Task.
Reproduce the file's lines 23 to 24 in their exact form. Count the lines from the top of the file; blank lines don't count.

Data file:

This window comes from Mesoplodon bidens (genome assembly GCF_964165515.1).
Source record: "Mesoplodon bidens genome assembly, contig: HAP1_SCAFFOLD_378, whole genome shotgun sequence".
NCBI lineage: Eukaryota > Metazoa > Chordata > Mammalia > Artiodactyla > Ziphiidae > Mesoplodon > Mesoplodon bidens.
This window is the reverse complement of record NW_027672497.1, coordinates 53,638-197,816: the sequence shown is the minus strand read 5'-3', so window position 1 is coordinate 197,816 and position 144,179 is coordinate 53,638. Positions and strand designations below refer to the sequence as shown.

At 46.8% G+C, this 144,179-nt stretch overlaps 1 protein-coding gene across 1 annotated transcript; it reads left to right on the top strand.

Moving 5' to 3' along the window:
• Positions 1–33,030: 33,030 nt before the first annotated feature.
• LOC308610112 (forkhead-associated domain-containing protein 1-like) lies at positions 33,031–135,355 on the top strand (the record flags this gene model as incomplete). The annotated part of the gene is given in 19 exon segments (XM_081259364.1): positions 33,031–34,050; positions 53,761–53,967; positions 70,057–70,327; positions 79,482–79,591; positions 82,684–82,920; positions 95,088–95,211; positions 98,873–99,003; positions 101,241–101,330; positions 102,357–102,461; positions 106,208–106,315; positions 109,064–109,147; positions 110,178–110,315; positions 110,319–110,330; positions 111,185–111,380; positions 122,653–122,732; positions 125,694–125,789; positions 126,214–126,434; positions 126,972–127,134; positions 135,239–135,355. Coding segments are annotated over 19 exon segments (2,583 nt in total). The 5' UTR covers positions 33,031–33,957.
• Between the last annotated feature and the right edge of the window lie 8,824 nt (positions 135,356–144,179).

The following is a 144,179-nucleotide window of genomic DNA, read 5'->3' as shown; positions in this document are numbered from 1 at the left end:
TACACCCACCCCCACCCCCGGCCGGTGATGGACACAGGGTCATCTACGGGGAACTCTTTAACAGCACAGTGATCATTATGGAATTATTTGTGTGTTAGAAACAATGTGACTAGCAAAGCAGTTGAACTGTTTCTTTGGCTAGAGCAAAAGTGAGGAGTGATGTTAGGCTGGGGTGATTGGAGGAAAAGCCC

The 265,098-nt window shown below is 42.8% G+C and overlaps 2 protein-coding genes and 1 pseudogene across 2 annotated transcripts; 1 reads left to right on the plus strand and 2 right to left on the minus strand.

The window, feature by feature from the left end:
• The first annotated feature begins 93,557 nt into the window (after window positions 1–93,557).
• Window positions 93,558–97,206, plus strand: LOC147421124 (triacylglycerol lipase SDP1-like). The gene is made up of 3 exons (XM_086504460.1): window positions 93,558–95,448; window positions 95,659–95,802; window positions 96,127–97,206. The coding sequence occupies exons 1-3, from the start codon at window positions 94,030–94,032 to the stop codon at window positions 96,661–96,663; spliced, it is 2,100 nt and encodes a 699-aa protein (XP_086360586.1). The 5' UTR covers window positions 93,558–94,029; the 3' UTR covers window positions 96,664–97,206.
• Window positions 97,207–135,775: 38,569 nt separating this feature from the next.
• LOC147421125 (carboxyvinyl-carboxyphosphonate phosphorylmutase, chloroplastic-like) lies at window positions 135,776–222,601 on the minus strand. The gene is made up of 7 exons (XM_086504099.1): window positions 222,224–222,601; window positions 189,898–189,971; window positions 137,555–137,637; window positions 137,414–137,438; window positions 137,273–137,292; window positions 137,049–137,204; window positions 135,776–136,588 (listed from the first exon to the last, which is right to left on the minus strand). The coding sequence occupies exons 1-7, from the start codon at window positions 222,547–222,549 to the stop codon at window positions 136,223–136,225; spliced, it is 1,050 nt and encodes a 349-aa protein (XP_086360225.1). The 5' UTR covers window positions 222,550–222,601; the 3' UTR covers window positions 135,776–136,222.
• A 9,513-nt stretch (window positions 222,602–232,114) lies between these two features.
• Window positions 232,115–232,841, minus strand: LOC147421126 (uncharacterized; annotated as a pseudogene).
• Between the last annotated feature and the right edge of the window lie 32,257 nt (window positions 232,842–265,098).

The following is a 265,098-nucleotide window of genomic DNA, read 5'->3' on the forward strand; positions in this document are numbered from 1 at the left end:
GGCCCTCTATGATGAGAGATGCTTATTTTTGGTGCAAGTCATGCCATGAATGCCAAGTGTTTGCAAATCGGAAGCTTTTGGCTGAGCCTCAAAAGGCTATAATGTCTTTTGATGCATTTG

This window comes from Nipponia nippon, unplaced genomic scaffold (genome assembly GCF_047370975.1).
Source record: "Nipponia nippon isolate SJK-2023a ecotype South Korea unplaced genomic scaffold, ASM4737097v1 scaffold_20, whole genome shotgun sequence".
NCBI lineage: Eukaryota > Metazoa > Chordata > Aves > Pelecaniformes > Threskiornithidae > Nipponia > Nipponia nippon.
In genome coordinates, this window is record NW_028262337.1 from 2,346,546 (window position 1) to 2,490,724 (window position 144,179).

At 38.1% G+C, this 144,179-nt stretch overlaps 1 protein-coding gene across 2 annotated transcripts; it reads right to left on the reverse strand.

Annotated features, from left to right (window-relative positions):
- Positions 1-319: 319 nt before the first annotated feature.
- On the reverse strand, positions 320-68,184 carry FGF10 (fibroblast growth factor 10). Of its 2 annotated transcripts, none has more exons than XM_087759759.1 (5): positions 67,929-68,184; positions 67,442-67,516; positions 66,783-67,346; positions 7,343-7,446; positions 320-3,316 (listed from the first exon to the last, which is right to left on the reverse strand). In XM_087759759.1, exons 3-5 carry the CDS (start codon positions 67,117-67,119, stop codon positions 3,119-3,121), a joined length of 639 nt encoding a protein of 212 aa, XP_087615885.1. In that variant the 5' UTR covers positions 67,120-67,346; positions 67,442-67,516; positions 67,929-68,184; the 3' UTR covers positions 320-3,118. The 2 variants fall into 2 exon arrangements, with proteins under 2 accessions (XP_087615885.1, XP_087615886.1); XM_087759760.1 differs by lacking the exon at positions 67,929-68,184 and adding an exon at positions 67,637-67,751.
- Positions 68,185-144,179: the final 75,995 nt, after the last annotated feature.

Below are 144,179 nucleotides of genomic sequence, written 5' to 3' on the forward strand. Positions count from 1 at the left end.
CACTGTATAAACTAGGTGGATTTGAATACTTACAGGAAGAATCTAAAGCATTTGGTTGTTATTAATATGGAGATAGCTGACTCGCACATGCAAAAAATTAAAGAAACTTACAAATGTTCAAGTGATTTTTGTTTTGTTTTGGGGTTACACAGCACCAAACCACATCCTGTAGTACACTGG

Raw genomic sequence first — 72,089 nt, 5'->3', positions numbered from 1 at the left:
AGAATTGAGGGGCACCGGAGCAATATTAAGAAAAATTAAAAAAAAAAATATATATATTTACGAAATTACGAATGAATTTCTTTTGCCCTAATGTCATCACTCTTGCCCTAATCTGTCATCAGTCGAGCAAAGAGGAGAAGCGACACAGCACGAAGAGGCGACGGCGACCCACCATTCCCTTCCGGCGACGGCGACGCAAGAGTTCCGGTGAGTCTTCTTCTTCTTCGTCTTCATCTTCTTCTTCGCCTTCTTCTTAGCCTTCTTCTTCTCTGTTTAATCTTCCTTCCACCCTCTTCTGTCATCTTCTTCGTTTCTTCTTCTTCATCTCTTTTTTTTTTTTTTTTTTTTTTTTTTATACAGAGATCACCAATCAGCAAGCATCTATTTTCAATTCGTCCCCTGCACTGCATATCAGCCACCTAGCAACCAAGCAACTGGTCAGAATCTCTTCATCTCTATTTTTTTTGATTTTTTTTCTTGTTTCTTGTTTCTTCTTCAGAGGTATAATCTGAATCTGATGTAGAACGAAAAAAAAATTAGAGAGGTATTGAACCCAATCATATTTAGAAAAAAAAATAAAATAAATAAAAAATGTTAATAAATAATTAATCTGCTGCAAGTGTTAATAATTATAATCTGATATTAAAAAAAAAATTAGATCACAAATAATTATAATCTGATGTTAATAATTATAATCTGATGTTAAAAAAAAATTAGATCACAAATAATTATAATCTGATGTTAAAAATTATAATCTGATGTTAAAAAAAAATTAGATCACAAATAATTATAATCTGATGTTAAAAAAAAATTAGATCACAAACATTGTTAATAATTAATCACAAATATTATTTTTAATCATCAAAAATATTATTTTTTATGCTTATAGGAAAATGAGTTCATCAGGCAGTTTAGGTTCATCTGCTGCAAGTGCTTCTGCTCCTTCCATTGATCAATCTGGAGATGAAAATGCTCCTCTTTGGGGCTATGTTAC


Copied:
This window comes from Nipponia nippon, unplaced genomic scaffold (genome assembly GCF_047370975.1).
Source record: "Nipponia nippon isolate SJK-2023a ecotype South Korea unplaced genomic scaffold, ASM4737097v1 scaffold_20, whole genome shotgun sequence".